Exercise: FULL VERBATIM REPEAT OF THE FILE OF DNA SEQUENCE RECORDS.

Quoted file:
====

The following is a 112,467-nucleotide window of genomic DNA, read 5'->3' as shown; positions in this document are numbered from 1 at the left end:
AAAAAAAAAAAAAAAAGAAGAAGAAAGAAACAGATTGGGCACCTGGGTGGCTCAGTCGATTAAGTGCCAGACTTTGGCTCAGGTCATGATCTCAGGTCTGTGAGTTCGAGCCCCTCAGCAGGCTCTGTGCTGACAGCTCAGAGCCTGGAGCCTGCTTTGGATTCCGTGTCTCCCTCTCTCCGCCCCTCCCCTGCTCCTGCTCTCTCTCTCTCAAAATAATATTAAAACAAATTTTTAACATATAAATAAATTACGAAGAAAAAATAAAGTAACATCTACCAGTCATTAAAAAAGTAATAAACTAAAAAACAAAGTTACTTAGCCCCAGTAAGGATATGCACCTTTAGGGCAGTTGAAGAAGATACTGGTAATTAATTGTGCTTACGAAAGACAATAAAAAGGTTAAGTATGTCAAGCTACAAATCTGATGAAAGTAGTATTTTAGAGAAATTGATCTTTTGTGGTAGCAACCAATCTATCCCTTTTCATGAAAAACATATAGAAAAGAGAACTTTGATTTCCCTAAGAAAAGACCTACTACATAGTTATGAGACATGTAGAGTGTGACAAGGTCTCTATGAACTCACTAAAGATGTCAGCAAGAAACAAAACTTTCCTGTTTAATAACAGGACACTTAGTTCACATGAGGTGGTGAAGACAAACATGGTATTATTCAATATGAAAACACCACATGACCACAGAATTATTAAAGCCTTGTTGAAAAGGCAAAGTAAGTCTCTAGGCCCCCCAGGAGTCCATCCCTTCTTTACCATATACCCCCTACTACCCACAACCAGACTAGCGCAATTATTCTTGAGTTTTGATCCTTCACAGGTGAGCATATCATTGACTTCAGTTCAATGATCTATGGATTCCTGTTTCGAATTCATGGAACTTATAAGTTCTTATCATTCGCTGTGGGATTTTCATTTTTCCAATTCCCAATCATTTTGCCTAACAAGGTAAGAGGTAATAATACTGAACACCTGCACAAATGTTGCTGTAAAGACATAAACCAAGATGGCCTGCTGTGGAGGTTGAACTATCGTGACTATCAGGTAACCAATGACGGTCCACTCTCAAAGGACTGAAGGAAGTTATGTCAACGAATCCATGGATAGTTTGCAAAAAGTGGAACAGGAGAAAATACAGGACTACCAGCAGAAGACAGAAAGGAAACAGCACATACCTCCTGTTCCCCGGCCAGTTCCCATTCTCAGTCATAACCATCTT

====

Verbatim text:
The following is a 112,467-nucleotide window of genomic DNA, read 5'->3' as shown; positions in this document are numbered from 1 at the left end:
AAAAAAAAAAAAAAAAGAAGAAGAAAGAAACAGATTGGGCACCTGGGTGGCTCAGTCGATTAAGTGCCAGACTTTGGCTCAGGTCATGATCTCAGGTCTGTGAGTTCGAGCCCCTCAGCAGGCTCTGTGCTGACAGCTCAGAGCCTGGAGCCTGCTTTGGATTCCGTGTCTCCCTCTCTCCGCCCCTCCCCTGCTCCTGCTCTCTCTCTCTCAAAATAATATTAAAACAAATTTTTAACATATAAATAAATTACGAAGAAAAAATAAAGTAACATCTACCAGTCATTAAAAAAGTAATAAACTAAAAAACAAAGTTACTTAGCCCCAGTAAGGATATGCACCTTTAGGGCAGTTGAAGAAGATACTGGTAATTAATTGTGCTTACGAAAGACAATAAAAAGGTTAAGTATGTCAAGCTACAAATCTGATGAAAGTAGTATTTTAGAGAAATTGATCTTTTGTGGTAGCAACCAATCTATCCCTTTTCATGAAAAACATATAGAAAAGAGAACTTTGATTTCCCTAAGAAAAGACCTACTACATAGTTATGAGACATGTAGAGTGTGACAAGGTCTCTATGAACTCACTAAAGATGTCAGCAAGAAACAAAACTTTCCTGTTTAATAACAGGACACTTAGTTCACATGAGGTGGTGAAGACAAACATGGTATTATTCAATATGAAAACACCACATGACCACAGAATTATTAAAGCCTTGTTGAAAAGGCAAAGTAAGTCTCTAGGCCCCCCAGGAGTCCATCCCTTCTTTACCATATACCCCCTACTACCCACAACCAGACTAGCGCAATTATTCTTGAGTTTTGATCCTTCACAGGTGAGCATATCATTGACTTCAGTTCAATGATCTATGGATTCCTGTTTCGAATTCATGGAACTTATAAGTTCTTATCATTCGCTGTGGGATTTTCATTTTTCCAATTCCCAATCATTTTGCCTAACAAGGTAAGAGGTAATAATACTGAACACCTGCACAAATGTTGCTGTAAAGACATAAACCAAGATGGCCTGCTGTGGAGGTTGAACTATCGTGACTATCAGGTAACCAATGACGGTCCACTCTCAAAGGACTGAAGGAAGTTATGTCAACGAATCCATGGATAGTTTGCAAAAAGTGGAACAGGAGAAAATACAGGACTACCAGCAGAAGACAGAAAGGAAACAGCACATACCTCCTGTTCCCCGGCCAGTTCCCATTCTCAGTCATAACCATCTT